'The Exterminator' says buzz-off to wasps.
A WASPS' nest has been causing a bit of a buzz in he Ettienne household over the past few weeks.
The vindictive yellow and striped pests have decided to set up home in the roof tiles of a bay window directly beneath our bedroom window, which is no joke when you're bedridden with a mild bout of swine flu and need free flowing fresh air for a swift recovery.
The wooden sash windows in our Edwardian home are usually wedged open, come rain or shine, but the arrival of these buzzing creatures has put paid to that.
Mr Ettienne, who with advancing years is starting to consider himself a bit of a handyman (although no Black and Decker Workmate has arrived as yet) has created special wooden strips, complete with drilled holes to wedge between to allow air, but not wasps to get through.
But the persistent little blighters still seem to be getting into the Ettienne boudoir and causing a headache for us as well as themselves.
Enter 'The Terminator' AKA youngest Ettienne, who at age 11 and due to start high school is fast approaching manhood, or so he thinks!
Before I continue with this tale of extermination, I realise I should perhaps give the usual public health warning that members of the public should not try to remove wasp or hornet nests themselves and certainly not give an unsupervised child free rein with wasp killer.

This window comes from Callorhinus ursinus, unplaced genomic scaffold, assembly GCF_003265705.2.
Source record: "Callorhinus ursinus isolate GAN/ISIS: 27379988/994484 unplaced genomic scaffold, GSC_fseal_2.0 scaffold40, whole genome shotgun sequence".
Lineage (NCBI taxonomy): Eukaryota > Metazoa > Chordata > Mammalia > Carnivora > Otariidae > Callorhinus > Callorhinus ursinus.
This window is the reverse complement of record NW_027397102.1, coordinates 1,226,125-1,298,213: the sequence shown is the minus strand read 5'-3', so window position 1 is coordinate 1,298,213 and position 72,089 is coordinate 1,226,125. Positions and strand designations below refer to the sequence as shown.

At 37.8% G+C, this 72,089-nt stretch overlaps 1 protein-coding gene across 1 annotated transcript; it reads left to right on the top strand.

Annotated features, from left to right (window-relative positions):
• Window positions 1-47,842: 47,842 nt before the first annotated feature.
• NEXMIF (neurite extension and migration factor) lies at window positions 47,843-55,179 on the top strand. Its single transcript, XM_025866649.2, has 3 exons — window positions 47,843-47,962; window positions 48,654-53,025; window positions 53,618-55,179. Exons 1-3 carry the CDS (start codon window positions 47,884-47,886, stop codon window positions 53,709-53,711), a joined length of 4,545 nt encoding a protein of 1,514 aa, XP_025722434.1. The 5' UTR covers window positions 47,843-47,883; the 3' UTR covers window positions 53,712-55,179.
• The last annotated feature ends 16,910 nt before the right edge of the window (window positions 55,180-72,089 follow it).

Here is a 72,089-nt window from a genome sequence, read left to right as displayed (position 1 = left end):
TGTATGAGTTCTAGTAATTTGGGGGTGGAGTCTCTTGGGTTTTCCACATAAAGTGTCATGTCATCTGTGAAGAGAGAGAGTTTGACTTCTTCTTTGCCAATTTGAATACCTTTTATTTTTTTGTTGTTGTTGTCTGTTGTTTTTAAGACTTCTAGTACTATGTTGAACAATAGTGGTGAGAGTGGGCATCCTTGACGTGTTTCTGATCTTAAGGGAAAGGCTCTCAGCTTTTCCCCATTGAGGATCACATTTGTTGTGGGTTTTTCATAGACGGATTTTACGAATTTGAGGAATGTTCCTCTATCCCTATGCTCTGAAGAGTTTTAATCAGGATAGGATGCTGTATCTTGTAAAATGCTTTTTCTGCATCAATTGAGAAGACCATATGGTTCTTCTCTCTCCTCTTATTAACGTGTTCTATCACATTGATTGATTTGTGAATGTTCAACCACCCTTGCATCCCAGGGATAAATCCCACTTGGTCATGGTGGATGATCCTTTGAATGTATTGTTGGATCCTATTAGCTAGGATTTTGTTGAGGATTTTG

I should also point out that I remain a committed vegetarian, do not think humans should kill any living thing, but consider wasps to be exempt from that rule because of their truly vindictive nature, insistence on wanting to spoil everyone's barbecues and not serving any purpose, that I am aware of apart from annoying people.
So, decked out in waterproof coat, goggles, gloves, tracksuit bottoms tucked into socks and trainers and armed with industrial strength wasp spray (on offer at pounds 1.59 at a Huddersfield retailer) the entrance to the nest was accessed, sprayed quickly and inside we all went.
The results incredibly satisfying, I will describe no further. A second can and second application by Mr DIY seems to have done the trick. We are wasp free, or are we? The sting in the tale? The wasps may come back.
National figures say the last week in July and first in August are the peak time for home owners to call out pest controllers to deal with invasions of wasps or hornets.
Home emergency experts HomeServe say they handle an average of 3,000 related claims each year with July being the most popular time for customers to call out pest controllers to deal with emergencies related to stinging insects.
A quick web search reveals that wasps are social insects and live in nests of about 10,000 workers with a queen.
They build a paper nest by chewing small amounts of wood from trees, reeds or garden fences and mix it with saliva to form a pulp which is added to the nest in thin strips.
Wasps do not construct their own burrow but will choose one which already exists such as an abandoned animal burrow, a garden shed, or the loft of a house.
Unlike bees, wasps are able to sting repeatedly.
There are even some fascinating wasp nest museum images on YouTube.
* STING: The common wasp, Vespula vulgaris